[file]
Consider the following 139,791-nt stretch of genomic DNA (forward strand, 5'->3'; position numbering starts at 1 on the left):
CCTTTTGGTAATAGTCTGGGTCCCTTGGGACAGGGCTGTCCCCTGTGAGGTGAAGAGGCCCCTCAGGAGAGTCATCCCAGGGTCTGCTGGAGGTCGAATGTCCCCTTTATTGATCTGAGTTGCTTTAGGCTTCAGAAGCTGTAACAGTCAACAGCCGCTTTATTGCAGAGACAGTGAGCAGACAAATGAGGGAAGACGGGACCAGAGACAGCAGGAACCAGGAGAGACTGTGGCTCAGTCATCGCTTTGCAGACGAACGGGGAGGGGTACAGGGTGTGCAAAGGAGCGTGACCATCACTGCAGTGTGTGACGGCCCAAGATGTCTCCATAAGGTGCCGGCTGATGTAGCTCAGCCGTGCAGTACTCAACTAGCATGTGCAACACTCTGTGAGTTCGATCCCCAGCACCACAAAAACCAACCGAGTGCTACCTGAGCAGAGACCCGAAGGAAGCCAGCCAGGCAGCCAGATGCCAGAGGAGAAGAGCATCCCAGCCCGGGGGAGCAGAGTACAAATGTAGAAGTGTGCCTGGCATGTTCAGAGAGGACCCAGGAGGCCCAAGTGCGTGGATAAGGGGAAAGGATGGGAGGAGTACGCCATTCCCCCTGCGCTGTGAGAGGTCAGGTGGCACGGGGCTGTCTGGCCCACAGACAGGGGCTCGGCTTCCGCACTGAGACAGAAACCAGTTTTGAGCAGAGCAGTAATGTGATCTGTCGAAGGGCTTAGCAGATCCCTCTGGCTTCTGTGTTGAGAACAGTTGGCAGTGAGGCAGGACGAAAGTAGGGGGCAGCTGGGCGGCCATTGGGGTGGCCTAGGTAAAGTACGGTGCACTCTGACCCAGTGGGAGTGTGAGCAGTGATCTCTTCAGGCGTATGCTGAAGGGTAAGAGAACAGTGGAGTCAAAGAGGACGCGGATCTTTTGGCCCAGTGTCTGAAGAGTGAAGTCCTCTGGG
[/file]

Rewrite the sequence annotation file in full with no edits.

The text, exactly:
Consider the following 139,791-nt stretch of genomic DNA (forward strand, 5'->3'; position numbering starts at 1 on the left):
CCTTTTGGTAATAGTCTGGGTCCCTTGGGACAGGGCTGTCCCCTGTGAGGTGAAGAGGCCCCTCAGGAGAGTCATCCCAGGGTCTGCTGGAGGTCGAATGTCCCCTTTATTGATCTGAGTTGCTTTAGGCTTCAGAAGCTGTAACAGTCAACAGCCGCTTTATTGCAGAGACAGTGAGCAGACAAATGAGGGAAGACGGGACCAGAGACAGCAGGAACCAGGAGAGACTGTGGCTCAGTCATCGCTTTGCAGACGAACGGGGAGGGGTACAGGGTGTGCAAAGGAGCGTGACCATCACTGCAGTGTGTGACGGCCCAAGATGTCTCCATAAGGTGCCGGCTGATGTAGCTCAGCCGTGCAGTACTCAACTAGCATGTGCAACACTCTGTGAGTTCGATCCCCAGCACCACAAAAACCAACCGAGTGCTACCTGAGCAGAGACCCGAAGGAAGCCAGCCAGGCAGCCAGATGCCAGAGGAGAAGAGCATCCCAGCCCGGGGGAGCAGAGTACAAATGTAGAAGTGTGCCTGGCATGTTCAGAGAGGACCCAGGAGGCCCAAGTGCGTGGATAAGGGGAAAGGATGGGAGGAGTACGCCATTCCCCCTGCGCTGTGAGAGGTCAGGTGGCACGGGGCTGTCTGGCCCACAGACAGGGGCTCGGCTTCCGCACTGAGACAGAAACCAGTTTTGAGCAGAGCAGTAATGTGATCTGTCGAAGGGCTTAGCAGATCCCTCTGGCTTCTGTGTTGAGAACAGTTGGCAGTGAGGCAGGACGAAAGTAGGGGGCAGCTGGGCGGCCATTGGGGTGGCCTAGGTAAAGTACGGTGCACTCTGACCCAGTGGGAGTGTGAGCAGTGATCTCTTCAGGCGTATGCTGAAGGGTAAGAGAACAGTGGAGTCAAAGAGGACGCGGATCTTTTGGCCCAGTGTCTGAAGAGTGAAGTCCTCTGGG